Experience holiday decorations and more than five million lights, the Artisans Collective with original art and free public arts workshops, lighted displays, horse-drawn carriages, carousel and Century Wheel rides, food galore (mini fried doughnuts, anyone?), the UCR Snow Globe with a 14-foot replica of the University’s Bell Tower, and, of course, Santa Claus. And don’t forget to add some excitement to your visit with live music and dance at the Entertainment Stage near City Hall.

Metrolink is ready to take you there from Perris, Orange County, and Riverside County for just $7 round trip for adults and seniors; up to three children 18 and under ride free per adult. The Festival of Lights Train will run on Fridays from Los Angeles Union Station and Orange County. Saturday service includes rides from Perris. After reaching the Riverside-Downtown Station, passengers can ride a free Riverside Transit Agency shuttle or walk .8 miles to the heart of the festival. For the trip home, be sure to board the shuttle at least 45 minutes before your train leaves the station.

The Festival of Lights is rated as one of USA Today’s 10 best public holiday lights displays. To move Riverside to the top of the leaderboard (it’s trailing Duluth, Minnesota and Springfield, Massachusetts), vote up to once daily.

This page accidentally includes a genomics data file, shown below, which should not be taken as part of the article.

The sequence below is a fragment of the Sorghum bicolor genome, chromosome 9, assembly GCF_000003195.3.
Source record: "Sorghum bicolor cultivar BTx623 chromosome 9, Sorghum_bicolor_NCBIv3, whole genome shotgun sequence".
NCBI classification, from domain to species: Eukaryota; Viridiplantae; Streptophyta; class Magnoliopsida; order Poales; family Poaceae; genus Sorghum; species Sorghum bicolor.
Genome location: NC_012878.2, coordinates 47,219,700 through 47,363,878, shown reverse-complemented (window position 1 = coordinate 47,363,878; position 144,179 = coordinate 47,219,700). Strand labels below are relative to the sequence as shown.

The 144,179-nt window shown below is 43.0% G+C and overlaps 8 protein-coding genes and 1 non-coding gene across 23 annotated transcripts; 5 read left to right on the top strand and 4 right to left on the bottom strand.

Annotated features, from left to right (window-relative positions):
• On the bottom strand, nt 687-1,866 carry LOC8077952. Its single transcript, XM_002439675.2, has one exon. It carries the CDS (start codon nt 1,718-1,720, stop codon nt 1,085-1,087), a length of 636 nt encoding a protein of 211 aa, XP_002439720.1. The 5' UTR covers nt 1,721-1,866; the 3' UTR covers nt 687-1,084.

For more information, visit www.metrolinktrains.com/fol


Now Available: Draft Connect SoCal Plan

SCAG recently released the draft Connect SoCal plan, the 2020-2045 Regional Transportation Plan/Sustainable Communities Strategy, for public review and comment. The plan is a follow up to SCAG’s 2016 RTP/SCS vision that balances future mobility and housing needs with economic, environmental and public health goals. It will help guide the region’s growth and includes thousands of planned transportation improvements and land use ideas to shape the future of Southern California.

Connect SoCal was developed by SCAG’s staff as part of an extensive planning and visioning process that included the active engagement of residents and stakeholders across the region. The Draft Connect SoCal plan and 20 technical reports supporting the draft plan are available for download now. During the 10-week comment period, which will run through Jan. 24, 2020, SCAG will hold three public hearings and 21 briefings for local elected officials throughout the region. To provide feedback or find more details on public events, visit connectsocal.org.